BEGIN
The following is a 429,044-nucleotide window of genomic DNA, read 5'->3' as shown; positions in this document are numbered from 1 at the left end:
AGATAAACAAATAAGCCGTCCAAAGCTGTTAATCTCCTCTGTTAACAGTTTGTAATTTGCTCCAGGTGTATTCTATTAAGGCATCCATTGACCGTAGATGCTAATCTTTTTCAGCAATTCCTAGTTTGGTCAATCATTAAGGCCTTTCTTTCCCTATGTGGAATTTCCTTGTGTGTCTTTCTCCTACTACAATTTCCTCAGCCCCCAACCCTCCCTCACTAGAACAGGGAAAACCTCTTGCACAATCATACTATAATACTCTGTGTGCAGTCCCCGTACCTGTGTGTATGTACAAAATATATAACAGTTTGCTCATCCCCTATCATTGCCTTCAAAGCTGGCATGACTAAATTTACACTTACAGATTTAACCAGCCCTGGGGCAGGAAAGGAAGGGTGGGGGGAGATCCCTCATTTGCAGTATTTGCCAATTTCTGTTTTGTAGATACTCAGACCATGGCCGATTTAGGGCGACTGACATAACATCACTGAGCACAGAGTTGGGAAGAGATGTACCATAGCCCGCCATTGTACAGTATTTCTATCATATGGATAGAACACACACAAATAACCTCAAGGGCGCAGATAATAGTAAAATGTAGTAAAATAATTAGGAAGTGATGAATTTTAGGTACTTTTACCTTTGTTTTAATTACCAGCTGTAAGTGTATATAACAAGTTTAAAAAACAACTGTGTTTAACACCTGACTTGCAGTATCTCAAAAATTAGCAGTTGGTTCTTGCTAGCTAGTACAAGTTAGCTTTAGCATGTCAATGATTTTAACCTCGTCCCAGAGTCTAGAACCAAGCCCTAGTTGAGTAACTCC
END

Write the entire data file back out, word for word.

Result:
The following is a 429,044-nucleotide window of genomic DNA, read 5'->3' as shown; positions in this document are numbered from 1 at the left end:
AGATAAACAAATAAGCCGTCCAAAGCTGTTAATCTCCTCTGTTAACAGTTTGTAATTTGCTCCAGGTGTATTCTATTAAGGCATCCATTGACCGTAGATGCTAATCTTTTTCAGCAATTCCTAGTTTGGTCAATCATTAAGGCCTTTCTTTCCCTATGTGGAATTTCCTTGTGTGTCTTTCTCCTACTACAATTTCCTCAGCCCCCAACCCTCCCTCACTAGAACAGGGAAAACCTCTTGCACAATCATACTATAATACTCTGTGTGCAGTCCCCGTACCTGTGTGTATGTACAAAATATATAACAGTTTGCTCATCCCCTATCATTGCCTTCAAAGCTGGCATGACTAAATTTACACTTACAGATTTAACCAGCCCTGGGGCAGGAAAGGAAGGGTGGGGGGAGATCCCTCATTTGCAGTATTTGCCAATTTCTGTTTTGTAGATACTCAGACCATGGCCGATTTAGGGCGACTGACATAACATCACTGAGCACAGAGTTGGGAAGAGATGTACCATAGCCCGCCATTGTACAGTATTTCTATCATATGGATAGAACACACACAAATAACCTCAAGGGCGCAGATAATAGTAAAATGTAGTAAAATAATTAGGAAGTGATGAATTTTAGGTACTTTTACCTTTGTTTTAATTACCAGCTGTAAGTGTATATAACAAGTTTAAAAAACAACTGTGTTTAACACCTGACTTGCAGTATCTCAAAAATTAGCAGTTGGTTCTTGCTAGCTAGTACAAGTTAGCTTTAGCATGTCAATGATTTTAACCTCGTCCCAGAGTCTAGAACCAAGCCCTAGTTGAGTAACTCC